Eastern Canadian LNG export plans face supply quandary

Wed Feb 4, 2015 1:06am EST
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By Dave Sherwood

PORTLAND, Maine (Reuters) - Eastern Canada has joined a race to export North America's vast natural gas riches to energy-hungry markets overseas, with four projects betting the far-flung Atlantic provinces will be the easiest route to Europe and India.

But firms behind those proposals, such as Spanish oil giant Repsol and Australia's Liquefied Natural Gas Ltd have one major hurdle to clear: huge investments are needed to expand regional pipeline capacity to feed them, and it is unclear who will pay.

"They have come at a rush over the last four or five months," said analyst Mark Pinney, of the Canadian Association of Petroleum Producers. "But these plants will need to get their act together quickly, both at the supply and demand end."

The stakes are high. If successful, the projects would provide a much-needed economic boost in Canada's Atlantic provinces, broaden the market for plentiful North American gas, and shore up energy security in parts of Europe.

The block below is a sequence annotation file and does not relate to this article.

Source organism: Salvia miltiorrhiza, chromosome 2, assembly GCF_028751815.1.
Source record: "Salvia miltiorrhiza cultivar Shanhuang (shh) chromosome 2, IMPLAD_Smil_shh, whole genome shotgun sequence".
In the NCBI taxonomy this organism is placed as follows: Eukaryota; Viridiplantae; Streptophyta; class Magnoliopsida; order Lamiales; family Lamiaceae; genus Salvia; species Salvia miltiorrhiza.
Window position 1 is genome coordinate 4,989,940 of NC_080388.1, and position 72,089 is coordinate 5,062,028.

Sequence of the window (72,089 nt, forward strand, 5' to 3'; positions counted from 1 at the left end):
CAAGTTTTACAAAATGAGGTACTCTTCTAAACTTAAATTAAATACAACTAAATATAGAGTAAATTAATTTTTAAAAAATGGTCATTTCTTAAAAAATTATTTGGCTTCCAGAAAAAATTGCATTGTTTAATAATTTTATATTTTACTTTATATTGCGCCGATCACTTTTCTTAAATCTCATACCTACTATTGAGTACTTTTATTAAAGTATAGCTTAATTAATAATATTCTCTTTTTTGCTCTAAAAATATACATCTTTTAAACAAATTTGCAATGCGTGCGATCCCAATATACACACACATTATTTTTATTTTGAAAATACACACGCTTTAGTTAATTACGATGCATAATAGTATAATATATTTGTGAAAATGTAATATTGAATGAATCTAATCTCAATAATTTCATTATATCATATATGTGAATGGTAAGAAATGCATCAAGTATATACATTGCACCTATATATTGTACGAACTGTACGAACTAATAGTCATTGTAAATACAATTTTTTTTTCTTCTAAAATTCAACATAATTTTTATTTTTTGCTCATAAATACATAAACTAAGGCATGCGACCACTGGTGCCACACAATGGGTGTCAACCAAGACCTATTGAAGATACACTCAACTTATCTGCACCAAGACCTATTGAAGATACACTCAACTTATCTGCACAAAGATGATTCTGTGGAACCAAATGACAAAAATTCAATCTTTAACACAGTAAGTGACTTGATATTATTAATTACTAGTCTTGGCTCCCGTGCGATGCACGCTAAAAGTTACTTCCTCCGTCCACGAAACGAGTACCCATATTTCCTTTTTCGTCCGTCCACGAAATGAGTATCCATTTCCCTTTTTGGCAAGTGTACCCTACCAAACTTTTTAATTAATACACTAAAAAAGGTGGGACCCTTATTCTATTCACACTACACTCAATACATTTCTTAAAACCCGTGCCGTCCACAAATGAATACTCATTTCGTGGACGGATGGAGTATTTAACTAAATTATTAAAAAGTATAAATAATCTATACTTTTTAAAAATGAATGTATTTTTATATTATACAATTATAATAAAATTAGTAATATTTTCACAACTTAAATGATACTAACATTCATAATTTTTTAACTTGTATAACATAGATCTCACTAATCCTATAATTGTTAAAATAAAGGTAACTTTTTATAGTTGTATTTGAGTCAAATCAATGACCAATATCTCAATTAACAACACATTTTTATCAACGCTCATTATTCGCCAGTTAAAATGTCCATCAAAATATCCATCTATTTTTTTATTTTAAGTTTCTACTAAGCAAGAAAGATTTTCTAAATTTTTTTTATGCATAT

It effectively means, however, tapping U.S. gas deposits that would require investing billions of dollars in pipelines crossing New England - a gas-starved U.S. northeast with a history of blocking such investments on environmental grounds.

"The interstate pipeline companies are not going to construct facilities unless they have firm commitments," said Thomas Kiley, president of the Massachusetts-based Northeast Gas Association.

Together, the four projects proposed for New Brunswick and Nova Scotia would take an estimated 1.5 trillion cubic feet of gas per year - the equivalent of three weeks' worth of U.S. consumption - liquefy it, and ship it abroad in tankers from Canada's rocky coast.

The geography makes sense. The voyage from Eastern Canada to Europe is about four days shorter than from the U.S. Gulf Coast, where a cluster of competing terminals has been proposed, and is also quicker than from U.S. East Coast ports.   Continued...

The Canaport liquid natural gas (LNG) facility in Saint John, New Brunswick is seen in a 2010 handout photo. REUTERS/Repsol/Handout